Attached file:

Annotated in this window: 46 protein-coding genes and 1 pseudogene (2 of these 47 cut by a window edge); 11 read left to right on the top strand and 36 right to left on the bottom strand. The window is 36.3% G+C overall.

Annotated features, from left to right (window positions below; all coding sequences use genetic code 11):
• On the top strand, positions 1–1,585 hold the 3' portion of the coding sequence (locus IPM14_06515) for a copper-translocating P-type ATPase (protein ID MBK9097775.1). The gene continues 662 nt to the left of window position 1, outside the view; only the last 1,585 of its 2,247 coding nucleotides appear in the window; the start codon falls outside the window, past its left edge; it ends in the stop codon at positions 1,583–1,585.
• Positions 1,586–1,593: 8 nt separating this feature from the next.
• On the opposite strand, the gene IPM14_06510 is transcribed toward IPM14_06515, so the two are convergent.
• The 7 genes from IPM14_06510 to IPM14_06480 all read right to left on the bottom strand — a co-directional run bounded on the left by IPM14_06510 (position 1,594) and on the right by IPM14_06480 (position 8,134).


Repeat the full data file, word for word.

Annotated in this window: 46 protein-coding genes and 1 pseudogene (2 of these 47 cut by a window edge); 11 read left to right on the top strand and 36 right to left on the bottom strand. The window is 36.3% G+C overall.

Annotated features, from left to right (window positions below; all coding sequences use genetic code 11):
• On the top strand, positions 1–1,585 hold the 3' portion of the coding sequence (locus IPM14_06515) for a copper-translocating P-type ATPase (protein ID MBK9097775.1). The gene continues 662 nt to the left of window position 1, outside the view; only the last 1,585 of its 2,247 coding nucleotides appear in the window; the start codon falls outside the window, past its left edge; it ends in the stop codon at positions 1,583–1,585.
• Positions 1,586–1,593: 8 nt separating this feature from the next.
• On the opposite strand, the gene IPM14_06510 is transcribed toward IPM14_06515, so the two are convergent.
• The 7 genes from IPM14_06510 to IPM14_06480 all read right to left on the bottom strand — a co-directional run bounded on the left by IPM14_06510 (position 1,594) and on the right by IPM14_06480 (position 8,134).